Orionid Meteor Shower Light Up the Night Sky - NBC 10 Philadelphia

Orionid Meteor Shower Light Up the Night Sky

The meteors should've be visible to the naked eye, too, though light pollution may make them harder to see

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    NASA, File
    This October 13, 2015, file photo shows an Orionid meteor recorded by the NASA All Sky Fireball Network station on top of Mt. Lemmon, Arizona.

    A cosmic fireworks show lit up the sky Friday night as the Earth passed through a field of meteoroids.

    The Orionid meteor shower was caused by Earth's orbit through a debris field left by Halley's Comet, and it peaked Friday and into Saturday.

    Friday was a moonless night, too, according to NASA, meaning that — barring cloud cover — up to 10 to 15 meteors per hour were visible before dawn.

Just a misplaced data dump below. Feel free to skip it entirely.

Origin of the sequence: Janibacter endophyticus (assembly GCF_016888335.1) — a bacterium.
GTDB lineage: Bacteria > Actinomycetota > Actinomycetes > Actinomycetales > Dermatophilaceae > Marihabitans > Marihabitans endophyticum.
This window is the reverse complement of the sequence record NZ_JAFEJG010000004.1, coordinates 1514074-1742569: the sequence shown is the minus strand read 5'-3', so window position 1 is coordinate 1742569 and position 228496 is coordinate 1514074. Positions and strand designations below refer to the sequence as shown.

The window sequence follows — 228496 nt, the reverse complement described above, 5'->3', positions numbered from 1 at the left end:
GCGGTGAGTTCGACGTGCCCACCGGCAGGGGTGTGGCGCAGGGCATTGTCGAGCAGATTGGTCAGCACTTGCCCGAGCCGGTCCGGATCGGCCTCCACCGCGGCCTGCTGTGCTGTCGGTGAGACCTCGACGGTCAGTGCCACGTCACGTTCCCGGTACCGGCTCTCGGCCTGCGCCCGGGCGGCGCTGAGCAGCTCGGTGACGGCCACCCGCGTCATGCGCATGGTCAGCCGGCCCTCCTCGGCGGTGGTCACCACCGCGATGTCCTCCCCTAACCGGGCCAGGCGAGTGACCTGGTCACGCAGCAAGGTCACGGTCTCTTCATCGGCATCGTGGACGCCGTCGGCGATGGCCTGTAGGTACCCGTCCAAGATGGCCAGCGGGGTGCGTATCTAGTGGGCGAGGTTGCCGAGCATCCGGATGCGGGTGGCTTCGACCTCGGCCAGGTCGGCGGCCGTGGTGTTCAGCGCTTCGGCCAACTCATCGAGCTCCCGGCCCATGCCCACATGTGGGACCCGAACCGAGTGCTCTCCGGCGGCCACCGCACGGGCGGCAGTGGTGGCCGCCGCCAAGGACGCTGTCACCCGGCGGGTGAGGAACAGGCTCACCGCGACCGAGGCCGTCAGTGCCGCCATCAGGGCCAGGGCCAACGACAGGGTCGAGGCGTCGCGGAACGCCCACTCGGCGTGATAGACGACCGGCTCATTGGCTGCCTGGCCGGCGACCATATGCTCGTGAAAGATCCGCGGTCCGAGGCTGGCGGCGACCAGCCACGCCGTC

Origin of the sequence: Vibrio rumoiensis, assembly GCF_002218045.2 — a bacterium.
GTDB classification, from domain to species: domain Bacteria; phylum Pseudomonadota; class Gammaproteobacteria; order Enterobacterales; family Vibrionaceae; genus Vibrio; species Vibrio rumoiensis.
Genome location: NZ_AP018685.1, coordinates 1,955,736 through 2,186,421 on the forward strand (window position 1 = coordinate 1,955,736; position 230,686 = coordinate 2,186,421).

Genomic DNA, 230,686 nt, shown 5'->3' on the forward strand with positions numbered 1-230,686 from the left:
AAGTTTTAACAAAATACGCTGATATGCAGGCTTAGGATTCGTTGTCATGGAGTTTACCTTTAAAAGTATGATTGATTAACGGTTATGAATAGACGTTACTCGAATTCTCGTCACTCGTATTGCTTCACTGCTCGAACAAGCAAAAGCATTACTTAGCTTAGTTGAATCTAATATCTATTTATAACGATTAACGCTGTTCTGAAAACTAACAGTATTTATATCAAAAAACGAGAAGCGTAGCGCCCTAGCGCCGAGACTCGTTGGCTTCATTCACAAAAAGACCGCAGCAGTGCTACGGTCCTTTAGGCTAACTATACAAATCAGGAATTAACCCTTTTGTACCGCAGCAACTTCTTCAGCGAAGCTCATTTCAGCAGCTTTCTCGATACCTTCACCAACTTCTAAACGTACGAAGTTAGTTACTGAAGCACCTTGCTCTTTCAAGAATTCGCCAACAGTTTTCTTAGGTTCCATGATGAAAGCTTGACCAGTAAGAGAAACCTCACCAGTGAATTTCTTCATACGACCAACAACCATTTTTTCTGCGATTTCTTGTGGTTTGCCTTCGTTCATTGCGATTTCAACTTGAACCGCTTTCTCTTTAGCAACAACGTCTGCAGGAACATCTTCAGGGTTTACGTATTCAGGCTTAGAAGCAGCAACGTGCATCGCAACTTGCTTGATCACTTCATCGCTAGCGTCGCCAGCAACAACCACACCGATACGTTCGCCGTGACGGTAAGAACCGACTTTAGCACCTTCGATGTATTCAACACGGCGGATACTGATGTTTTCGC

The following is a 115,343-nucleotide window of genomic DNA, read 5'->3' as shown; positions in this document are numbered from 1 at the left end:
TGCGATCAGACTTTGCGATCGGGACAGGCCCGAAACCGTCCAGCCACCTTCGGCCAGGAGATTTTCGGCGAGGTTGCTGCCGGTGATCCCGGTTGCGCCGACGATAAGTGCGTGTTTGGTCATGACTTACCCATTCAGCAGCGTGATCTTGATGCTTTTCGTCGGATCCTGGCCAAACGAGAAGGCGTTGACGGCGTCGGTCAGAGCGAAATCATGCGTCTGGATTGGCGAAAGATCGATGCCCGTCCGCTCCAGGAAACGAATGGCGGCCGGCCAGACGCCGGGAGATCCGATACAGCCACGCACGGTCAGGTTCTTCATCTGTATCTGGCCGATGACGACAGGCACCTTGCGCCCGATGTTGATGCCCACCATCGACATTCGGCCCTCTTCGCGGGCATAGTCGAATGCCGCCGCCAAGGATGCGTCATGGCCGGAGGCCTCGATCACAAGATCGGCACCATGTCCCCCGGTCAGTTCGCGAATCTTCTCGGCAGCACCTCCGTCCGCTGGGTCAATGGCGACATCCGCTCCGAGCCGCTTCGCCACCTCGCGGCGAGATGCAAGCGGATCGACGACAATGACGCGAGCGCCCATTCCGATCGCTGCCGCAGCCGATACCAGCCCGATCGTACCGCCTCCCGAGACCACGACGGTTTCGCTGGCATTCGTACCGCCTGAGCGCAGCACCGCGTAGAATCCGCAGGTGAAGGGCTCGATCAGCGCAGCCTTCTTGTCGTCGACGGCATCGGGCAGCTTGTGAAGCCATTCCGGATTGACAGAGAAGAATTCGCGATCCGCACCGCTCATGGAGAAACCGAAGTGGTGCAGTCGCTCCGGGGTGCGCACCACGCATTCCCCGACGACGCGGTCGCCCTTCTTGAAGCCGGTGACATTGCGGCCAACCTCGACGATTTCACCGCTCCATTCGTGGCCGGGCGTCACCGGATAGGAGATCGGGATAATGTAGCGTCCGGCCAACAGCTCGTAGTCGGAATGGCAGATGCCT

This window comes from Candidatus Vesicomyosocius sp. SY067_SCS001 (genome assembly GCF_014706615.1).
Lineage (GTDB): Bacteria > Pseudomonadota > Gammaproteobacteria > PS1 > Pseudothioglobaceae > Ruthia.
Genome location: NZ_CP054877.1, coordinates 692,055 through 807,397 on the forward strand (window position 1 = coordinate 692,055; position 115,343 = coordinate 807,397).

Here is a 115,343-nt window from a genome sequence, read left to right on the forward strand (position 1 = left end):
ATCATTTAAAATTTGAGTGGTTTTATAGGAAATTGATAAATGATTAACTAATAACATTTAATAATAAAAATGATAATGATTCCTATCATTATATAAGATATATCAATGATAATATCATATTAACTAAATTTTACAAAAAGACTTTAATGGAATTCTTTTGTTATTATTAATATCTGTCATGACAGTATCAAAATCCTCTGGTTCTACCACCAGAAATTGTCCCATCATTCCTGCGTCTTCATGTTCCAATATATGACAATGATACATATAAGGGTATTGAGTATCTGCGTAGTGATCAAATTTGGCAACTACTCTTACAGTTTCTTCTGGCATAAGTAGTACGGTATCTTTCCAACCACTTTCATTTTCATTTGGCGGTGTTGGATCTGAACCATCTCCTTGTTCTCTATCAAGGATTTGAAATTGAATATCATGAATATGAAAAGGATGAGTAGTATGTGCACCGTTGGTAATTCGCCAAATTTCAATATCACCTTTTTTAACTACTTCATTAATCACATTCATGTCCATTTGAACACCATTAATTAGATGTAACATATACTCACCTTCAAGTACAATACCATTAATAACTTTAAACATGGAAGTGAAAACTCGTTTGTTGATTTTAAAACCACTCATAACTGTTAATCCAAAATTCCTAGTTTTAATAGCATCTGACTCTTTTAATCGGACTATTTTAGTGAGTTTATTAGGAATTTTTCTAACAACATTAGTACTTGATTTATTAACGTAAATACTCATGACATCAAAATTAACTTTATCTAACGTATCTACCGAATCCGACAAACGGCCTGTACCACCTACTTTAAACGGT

The meteors should've be visible to the naked eye, too, though light pollution may make them harder to see.

    Orionid Meteor Shower Peaks

    [NATL-LA] Orionid Meteor Shower Peaks
    The Orionid meteor shower will peak tonight and tomorrow morning for a magnificent show in the sky. Michael Brownlee reports for the NBC4 News at 5 on Thursday, Oct. 20, 2016.
    (Published Thursday, Oct. 20, 2016)

    People in the Northeast were treated to an appetizer Wednesday when a fireball flew across the sky Wednesday, visible from Delaware and Pennsylvania to New Hampshire, according to the American Meteor Society. The bright flash of light, caused by a meteor, was sighted by about 200 people.

    The American Meteor Society gives the peak of Orionid activity as Sunday — noting that it's hard to predict meteor activity precisely.